Ireland.-Mr. Edmund Rice, the founder of the branch of the Christian Brothers' school in Ireland, departed this life on the 29th ult., at the Christian schools in Waterford. The particulars of the origin and progress of the labours of Mr. Rice in this truly meritorious work, are given towards the end of the “ Life of the Venerable J. B. De La Salle,” founder of the Christian
Schools. Mr. Rice was born in Callow, near Kilkenny, and was upwards of 80 years old at the time of his demise. It is impossible to estimate the value of the Christian schools, which now give the blessings of a truly religious, moral, and literary education to so many thousands in Ireland.
FRANCE.—The imposing ceremony of the inauguration of the Statute erected to the late illustrious and Venerable Archbishop of Bordeaux, the Cardinal Cheverus, formerly Bishop of Boston, took place on the 8th of August, in the grand square of Mayenne, his native city. The National Guards of Laval and Mayenne took part in the solemnity, which was presided over by the Bishop of Perigeux, Mgr. George Massonais, the late Cardinal's nephew, assisted by the Bishop of Mans. The statute is of Bronze, 8 1-2 French feet (more than 9 English feet) in height, and represents the cardinal standing, his left hand supported on the Gospels, on which are engraved the words, “Suffer little children to come unto me;" while his right hand is extended in an attitude of invitation to hear the beautiful words of the Bible explained. A cippus supports the Sacred Volume and the Cardinal's hat; and four bass reliefs in bronze ornament the pedesteal, one representing a shipwreck ; another a scene in which the venerable prelate attends at the bed of a sick negro; a third represents another touching scene of the Bishop's charity; and the fourth, some Indians singing mass in the “ Savannas” of America.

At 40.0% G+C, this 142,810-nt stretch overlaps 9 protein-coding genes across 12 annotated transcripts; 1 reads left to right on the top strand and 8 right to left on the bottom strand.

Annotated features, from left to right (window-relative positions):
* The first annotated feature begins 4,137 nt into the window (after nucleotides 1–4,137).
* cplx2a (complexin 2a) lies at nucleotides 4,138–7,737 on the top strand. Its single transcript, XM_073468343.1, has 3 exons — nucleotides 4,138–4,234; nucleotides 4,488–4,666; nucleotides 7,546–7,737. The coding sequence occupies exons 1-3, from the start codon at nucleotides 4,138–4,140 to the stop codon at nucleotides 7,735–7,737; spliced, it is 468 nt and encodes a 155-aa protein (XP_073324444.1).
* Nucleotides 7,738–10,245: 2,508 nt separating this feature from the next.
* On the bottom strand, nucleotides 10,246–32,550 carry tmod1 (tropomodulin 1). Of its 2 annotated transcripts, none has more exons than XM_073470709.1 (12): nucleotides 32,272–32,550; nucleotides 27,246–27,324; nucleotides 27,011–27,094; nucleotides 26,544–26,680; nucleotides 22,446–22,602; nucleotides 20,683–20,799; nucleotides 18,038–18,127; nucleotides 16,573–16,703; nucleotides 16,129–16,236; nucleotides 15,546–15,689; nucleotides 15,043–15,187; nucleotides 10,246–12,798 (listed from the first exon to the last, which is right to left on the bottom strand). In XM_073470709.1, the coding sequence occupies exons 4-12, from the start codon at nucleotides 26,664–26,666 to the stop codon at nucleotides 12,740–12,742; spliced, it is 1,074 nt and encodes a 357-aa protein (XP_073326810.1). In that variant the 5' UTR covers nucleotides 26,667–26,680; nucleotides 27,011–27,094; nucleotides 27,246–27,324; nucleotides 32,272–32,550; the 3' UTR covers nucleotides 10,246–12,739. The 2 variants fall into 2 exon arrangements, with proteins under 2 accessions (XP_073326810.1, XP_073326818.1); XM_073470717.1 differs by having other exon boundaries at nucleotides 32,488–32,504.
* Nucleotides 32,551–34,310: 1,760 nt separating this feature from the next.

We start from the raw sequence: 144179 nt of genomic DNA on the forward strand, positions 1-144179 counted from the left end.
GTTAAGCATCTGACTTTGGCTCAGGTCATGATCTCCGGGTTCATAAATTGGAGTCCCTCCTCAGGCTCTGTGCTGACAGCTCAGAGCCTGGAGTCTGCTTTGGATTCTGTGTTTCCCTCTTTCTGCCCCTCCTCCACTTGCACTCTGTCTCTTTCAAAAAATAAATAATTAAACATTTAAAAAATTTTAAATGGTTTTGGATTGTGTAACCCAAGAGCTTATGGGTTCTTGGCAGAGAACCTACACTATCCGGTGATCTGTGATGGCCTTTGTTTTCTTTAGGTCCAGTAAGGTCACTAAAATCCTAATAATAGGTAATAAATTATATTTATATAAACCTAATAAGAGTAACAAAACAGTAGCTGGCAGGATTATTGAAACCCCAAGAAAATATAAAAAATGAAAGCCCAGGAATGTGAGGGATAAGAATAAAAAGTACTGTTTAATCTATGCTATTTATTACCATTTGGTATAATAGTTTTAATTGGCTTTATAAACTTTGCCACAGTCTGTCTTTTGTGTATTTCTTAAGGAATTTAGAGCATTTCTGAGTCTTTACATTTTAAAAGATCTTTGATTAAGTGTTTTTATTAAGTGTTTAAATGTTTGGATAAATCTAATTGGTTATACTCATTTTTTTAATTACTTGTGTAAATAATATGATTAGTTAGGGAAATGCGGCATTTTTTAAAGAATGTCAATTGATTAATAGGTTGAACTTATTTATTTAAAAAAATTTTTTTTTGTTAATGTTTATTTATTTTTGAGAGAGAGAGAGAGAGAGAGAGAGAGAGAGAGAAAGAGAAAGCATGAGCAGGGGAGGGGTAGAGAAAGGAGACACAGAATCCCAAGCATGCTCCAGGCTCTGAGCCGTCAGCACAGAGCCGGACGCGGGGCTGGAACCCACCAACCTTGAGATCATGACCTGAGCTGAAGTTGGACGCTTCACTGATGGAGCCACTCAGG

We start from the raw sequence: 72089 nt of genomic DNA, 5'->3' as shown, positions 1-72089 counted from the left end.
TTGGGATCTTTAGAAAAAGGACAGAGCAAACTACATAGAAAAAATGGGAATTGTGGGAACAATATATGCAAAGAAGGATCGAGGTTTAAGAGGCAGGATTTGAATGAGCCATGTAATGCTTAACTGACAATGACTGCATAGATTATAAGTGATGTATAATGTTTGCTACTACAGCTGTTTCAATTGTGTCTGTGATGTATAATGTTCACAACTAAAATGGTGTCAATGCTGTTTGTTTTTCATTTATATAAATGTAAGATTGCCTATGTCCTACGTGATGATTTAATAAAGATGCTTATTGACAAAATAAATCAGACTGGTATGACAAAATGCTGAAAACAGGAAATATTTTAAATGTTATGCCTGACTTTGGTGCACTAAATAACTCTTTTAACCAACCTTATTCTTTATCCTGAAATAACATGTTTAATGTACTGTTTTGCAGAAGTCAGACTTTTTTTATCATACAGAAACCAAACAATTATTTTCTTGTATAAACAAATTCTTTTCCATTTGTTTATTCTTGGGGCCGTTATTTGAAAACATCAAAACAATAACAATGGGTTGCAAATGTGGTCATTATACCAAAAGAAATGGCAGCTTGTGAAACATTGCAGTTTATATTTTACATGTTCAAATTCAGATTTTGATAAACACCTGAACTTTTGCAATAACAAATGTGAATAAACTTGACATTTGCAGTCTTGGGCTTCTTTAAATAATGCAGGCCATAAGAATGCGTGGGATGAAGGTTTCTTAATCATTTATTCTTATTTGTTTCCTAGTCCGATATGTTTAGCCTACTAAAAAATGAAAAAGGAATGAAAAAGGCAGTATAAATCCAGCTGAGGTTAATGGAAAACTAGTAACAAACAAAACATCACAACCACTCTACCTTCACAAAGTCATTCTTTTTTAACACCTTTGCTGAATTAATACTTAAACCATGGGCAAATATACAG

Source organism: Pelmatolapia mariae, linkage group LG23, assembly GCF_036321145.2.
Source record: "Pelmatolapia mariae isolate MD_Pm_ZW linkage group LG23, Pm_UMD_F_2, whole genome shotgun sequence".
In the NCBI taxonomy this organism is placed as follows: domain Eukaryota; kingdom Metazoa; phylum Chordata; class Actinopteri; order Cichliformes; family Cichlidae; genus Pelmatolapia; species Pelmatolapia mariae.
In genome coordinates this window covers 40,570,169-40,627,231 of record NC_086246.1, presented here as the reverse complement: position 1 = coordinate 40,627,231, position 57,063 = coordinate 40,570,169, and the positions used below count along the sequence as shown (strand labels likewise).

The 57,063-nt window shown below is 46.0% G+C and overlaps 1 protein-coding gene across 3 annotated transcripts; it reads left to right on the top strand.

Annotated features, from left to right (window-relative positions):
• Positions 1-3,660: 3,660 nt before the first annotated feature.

Angers.—On the 11th of August no less than fifty ladies made their Religious profession in the order of the “Sisters of the Good Shephered” at Angers. This order devotes itself exclusively to the conversion of abandoned females, who turn from the way of sin, inio the road of Christian repentance. There are houses of this order in France, Bavaria, Sardinia, England, United States and Canada.
SWITZERLAND.—The minority of the seven Catholic Cantons in the Swiss Diet, although the Argau Convent case has been regularly decided against them, continue to protest and to proclaim the decision a violation of the Federal compact. The Bishops of Switzerland have joined their voices to those of the faithful Catholics of Argau, and have unanimously presented to the Federal Diet a remonstrance, written in a firm and moderate tone, against the suppression of the Convents in Argau. On the 19th of August the Diet entertained, at the instance of Argau, the motion for the expulsion of the Jesuits from all Switzerland. This measure, and the nature of the discussion, affect deeply the sentiments and pretentions of several of the Cantons wherein the order is not merely tolerated, but religiously cherished-its seminaries being thought the best possible in every respect for the education of Catholic youth. After a long and warm debate the vote was had on the 21st instant, and the motion was rejected by fourteen out of twenty-two Cantons. The order of Loyola found zealous and skilful advocates in the Diet; the President of the Assembly signalized himself among the number. A considerable portion of the property of one of the Convents suppressed by Argau lies in the contiguous Canton of